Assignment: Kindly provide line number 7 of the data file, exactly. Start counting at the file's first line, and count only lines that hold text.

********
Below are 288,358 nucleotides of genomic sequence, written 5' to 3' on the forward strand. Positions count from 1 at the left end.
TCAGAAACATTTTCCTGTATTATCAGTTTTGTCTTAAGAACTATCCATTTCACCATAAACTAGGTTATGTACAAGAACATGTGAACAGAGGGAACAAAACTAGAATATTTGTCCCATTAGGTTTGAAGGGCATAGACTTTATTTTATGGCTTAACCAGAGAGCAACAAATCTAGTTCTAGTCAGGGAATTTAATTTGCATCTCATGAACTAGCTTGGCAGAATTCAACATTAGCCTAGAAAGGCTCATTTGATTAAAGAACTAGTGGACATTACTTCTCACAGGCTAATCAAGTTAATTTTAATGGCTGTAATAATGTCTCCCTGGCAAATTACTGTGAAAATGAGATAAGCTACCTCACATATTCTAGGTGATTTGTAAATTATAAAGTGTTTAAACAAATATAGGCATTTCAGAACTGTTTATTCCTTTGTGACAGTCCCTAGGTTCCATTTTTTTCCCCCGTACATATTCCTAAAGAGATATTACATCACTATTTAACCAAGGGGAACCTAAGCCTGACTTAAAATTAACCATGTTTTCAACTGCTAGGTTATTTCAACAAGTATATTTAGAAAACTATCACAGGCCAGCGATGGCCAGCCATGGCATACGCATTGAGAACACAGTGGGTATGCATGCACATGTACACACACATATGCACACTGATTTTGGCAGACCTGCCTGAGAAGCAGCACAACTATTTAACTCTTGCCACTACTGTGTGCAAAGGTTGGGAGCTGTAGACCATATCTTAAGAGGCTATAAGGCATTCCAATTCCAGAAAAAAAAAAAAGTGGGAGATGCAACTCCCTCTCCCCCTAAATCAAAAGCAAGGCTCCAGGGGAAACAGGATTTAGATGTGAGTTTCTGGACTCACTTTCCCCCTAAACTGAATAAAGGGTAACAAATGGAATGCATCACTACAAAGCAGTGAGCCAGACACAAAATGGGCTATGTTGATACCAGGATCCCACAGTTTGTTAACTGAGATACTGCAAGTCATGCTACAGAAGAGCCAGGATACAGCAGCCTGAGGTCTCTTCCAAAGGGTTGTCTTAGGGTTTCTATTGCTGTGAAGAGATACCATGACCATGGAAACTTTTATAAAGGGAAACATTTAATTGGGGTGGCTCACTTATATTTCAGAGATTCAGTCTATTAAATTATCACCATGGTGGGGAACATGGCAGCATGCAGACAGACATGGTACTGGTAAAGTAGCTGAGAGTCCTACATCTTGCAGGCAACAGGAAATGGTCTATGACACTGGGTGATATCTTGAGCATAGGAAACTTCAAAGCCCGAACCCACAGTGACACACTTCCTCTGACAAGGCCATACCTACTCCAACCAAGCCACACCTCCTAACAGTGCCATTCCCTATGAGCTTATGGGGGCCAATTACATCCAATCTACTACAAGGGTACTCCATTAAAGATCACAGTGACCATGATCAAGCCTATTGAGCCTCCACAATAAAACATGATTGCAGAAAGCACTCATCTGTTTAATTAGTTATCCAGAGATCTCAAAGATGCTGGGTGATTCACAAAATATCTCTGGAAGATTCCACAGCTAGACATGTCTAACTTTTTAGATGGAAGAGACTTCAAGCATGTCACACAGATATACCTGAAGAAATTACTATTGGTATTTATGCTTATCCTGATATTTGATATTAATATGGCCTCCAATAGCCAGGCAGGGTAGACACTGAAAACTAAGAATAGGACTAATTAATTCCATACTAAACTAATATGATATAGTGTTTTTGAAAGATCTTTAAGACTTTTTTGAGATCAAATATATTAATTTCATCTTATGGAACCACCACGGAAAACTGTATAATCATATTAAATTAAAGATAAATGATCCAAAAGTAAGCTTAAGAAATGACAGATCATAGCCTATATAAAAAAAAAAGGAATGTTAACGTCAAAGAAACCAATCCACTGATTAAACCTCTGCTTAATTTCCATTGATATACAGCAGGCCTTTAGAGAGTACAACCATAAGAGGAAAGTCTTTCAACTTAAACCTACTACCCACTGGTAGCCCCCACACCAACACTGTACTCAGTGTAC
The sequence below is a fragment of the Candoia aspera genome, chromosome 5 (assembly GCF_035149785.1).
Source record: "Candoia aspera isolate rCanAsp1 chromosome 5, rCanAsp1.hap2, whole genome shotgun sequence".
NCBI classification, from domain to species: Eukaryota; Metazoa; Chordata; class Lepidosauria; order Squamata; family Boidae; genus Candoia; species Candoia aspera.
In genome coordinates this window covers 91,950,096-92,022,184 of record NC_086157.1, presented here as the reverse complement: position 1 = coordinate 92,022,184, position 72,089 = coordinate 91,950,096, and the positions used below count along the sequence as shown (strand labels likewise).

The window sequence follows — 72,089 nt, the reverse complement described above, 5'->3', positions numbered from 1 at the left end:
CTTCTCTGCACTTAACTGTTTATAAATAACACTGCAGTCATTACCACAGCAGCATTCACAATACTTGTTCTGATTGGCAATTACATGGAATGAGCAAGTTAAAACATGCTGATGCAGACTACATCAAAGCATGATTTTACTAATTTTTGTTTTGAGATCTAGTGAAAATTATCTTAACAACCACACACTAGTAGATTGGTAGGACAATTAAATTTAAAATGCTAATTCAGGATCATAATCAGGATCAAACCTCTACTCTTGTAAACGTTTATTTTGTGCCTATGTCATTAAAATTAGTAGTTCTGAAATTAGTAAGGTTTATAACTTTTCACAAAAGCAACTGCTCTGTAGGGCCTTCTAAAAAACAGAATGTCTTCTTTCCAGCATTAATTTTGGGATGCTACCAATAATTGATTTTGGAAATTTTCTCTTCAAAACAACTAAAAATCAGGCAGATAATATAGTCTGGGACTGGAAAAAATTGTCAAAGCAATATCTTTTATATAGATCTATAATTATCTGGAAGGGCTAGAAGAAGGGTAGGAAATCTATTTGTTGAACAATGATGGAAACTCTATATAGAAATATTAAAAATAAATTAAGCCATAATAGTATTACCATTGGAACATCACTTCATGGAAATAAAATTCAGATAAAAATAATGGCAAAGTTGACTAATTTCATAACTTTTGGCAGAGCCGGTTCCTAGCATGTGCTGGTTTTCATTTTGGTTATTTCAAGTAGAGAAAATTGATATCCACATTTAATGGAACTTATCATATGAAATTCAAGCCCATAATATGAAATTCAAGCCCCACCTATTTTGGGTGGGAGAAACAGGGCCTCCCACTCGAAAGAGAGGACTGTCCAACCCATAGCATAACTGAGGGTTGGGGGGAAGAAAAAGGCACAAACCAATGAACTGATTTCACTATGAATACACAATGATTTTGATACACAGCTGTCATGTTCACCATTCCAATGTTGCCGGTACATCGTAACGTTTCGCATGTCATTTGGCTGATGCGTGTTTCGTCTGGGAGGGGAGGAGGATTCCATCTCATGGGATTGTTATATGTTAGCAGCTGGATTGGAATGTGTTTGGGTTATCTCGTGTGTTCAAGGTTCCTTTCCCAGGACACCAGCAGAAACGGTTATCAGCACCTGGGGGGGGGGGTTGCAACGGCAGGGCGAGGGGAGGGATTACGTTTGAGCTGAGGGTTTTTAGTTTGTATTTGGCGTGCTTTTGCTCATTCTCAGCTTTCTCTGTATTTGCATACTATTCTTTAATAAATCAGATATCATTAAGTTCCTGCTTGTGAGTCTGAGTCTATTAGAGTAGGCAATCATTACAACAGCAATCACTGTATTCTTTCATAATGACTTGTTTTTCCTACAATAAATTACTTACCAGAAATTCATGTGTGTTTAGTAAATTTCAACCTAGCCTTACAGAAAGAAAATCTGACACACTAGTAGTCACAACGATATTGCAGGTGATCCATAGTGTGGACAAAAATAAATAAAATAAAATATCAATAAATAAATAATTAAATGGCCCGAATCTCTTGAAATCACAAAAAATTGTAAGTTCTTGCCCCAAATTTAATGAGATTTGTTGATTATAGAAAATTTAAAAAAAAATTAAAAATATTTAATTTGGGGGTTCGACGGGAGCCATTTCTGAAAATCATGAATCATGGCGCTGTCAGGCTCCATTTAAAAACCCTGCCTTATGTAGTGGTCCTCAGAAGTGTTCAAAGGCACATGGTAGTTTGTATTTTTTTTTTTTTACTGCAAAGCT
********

The window sequence follows — 72,089 nt, the reverse complement described above, 5'->3', positions numbered from 1 at the left end: